Wednesday, March 13, 2013

Residential Water Harvesting

Design graphics for water harvesting project in my neighborhood. They are going after grants for a  demonstration project. Work performed for water harvesting nonprofit startup:

3 comments:

  1. It looks like I will be joining one of the ecovillages this year, and would like to build... maybe a tiny straw bale... But what bothers me, everything at Dancing Rabbit is so expensive! Seems to me that a small load bearing straw bale should not cost an arm and a leg, the whole point of building with natural materials should be "access for anyone". I was wondering if you were at all interested in being involved in some small way in developing a tiny house that is quick to put up and cheap (several thousand dollars). ? :-)

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    Replies
    1. Have you looked into this:
      http://grist.org/list/the-best-tiny-house-ever-can-be-yours-for-1200/
      I worked on a straw bale house years ago in western Wisconsin, but alternative contruction is not honestly my area of expertise. But I'll be happy to give some design advice.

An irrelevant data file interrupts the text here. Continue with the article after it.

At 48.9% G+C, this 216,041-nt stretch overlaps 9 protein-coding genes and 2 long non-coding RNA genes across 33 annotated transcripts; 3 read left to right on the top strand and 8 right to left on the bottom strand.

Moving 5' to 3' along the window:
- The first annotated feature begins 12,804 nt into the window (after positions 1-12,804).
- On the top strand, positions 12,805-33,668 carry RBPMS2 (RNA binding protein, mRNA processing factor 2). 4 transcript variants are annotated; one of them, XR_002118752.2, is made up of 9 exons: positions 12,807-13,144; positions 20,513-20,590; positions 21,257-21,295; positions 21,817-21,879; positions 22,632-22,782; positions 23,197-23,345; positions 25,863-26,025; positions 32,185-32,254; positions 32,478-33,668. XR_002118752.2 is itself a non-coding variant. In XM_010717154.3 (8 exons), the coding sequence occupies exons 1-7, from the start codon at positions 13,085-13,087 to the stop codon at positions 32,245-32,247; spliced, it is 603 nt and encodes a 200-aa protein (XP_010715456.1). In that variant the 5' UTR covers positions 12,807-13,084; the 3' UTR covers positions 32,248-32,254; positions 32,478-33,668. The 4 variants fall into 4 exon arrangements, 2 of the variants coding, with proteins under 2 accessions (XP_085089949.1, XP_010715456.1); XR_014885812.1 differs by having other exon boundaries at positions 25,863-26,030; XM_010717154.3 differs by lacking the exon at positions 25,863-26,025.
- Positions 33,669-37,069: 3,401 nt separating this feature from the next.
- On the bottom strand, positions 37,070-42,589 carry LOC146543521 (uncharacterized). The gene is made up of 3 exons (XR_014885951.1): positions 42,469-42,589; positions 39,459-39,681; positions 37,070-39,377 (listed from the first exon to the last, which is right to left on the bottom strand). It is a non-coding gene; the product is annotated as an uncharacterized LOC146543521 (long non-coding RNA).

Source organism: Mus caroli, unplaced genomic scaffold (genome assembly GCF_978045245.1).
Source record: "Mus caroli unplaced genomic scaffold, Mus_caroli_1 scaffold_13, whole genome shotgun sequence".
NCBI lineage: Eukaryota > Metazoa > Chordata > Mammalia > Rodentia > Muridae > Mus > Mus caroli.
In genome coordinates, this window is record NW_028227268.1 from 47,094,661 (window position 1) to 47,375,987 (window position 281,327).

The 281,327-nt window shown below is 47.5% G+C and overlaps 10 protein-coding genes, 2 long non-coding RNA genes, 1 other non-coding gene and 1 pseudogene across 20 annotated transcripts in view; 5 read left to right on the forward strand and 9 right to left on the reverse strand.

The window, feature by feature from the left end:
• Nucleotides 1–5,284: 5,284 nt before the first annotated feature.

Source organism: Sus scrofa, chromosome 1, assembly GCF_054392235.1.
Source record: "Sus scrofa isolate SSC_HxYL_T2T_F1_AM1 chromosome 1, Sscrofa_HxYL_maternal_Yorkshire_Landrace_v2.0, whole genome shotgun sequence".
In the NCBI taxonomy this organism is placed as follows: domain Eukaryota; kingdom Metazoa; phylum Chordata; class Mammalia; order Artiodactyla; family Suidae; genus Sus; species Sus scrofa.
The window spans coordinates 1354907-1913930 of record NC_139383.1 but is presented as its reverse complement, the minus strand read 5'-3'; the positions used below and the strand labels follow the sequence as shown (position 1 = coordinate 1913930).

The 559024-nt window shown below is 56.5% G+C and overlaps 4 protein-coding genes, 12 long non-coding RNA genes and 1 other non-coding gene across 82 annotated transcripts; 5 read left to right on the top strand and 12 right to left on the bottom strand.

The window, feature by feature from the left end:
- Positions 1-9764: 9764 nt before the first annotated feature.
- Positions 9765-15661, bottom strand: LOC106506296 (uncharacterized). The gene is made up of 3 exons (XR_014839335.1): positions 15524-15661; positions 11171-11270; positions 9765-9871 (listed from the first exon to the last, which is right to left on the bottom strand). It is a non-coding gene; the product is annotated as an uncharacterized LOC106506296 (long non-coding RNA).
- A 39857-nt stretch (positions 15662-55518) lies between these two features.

I'd look for a good builder you can trust, and I would make sure that the technique you are using is appropriate for the climate. Often times you can get lots of volunteer help on an innovative project, but you need supervision, and professionals if you want heating, electricity, plumbing, etc.

      I think my ideal design for Wisconsin would be an earth-sheltered home with southern exposure and a masonry mass heater. You could probably stay warm all year with a few cords of wood.

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  2. The techniques that you provide for rain harvesting is awesome, bby this techinque we can save 60-70% rain water and any time we use this water for any purpose.

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